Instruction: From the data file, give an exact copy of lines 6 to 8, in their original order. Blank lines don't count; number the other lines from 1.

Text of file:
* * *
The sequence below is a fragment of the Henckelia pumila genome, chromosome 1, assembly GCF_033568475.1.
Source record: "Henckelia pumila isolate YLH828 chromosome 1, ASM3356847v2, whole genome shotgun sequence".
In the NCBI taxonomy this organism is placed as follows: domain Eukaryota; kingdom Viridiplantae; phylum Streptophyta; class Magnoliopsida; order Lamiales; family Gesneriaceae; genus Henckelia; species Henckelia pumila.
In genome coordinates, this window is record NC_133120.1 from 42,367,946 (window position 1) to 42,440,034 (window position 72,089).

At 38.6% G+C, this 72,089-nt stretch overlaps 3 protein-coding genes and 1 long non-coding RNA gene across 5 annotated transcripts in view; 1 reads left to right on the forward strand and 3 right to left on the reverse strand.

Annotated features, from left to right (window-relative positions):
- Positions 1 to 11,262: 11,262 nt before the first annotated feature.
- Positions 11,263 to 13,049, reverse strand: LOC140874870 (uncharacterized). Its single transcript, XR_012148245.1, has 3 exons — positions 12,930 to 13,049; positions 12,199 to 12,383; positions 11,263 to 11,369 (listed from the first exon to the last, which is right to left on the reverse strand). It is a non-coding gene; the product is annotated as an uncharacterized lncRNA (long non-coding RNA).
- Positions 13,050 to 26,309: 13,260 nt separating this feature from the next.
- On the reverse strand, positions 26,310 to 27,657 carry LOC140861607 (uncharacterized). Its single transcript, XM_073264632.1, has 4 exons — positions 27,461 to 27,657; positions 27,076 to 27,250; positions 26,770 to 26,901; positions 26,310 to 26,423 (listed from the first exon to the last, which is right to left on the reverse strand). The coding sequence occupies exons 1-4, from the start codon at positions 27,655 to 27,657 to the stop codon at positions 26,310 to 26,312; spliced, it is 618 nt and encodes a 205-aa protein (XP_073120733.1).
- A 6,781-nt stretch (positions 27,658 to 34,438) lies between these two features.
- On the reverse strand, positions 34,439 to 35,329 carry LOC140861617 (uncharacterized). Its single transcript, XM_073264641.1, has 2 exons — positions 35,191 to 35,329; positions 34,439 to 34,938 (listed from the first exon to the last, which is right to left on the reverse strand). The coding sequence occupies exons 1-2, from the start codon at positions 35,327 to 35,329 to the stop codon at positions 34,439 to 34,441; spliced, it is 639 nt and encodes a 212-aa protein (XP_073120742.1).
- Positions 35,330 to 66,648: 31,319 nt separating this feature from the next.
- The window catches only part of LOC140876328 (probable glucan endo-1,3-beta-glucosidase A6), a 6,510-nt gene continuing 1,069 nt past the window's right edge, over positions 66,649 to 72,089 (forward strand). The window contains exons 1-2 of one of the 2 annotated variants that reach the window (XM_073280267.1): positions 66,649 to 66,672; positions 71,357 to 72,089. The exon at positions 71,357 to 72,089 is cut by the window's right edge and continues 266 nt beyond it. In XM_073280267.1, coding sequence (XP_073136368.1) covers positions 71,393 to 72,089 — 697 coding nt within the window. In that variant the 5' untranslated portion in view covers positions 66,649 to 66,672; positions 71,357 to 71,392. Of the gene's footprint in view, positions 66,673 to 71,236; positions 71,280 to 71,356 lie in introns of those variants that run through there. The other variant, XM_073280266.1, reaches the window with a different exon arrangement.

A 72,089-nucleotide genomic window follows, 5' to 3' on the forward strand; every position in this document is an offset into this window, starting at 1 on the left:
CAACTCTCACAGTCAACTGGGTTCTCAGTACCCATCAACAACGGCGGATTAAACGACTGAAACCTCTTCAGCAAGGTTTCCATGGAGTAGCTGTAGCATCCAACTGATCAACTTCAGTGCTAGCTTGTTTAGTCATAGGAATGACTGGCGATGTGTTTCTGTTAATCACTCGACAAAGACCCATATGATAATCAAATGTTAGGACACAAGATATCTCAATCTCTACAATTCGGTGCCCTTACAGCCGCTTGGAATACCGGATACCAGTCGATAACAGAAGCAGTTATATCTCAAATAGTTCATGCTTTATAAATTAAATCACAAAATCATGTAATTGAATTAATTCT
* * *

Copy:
Annotated features, from left to right (window-relative positions):
- Positions 1 to 11,262: 11,262 nt before the first annotated feature.
- Positions 11,263 to 13,049, reverse strand: LOC140874870 (uncharacterized). Its single transcript, XR_012148245.1, has 3 exons — positions 12,930 to 13,049; positions 12,199 to 12,383; positions 11,263 to 11,369 (listed from the first exon to the last, which is right to left on the reverse strand). It is a non-coding gene; the product is annotated as an uncharacterized lncRNA (long non-coding RNA).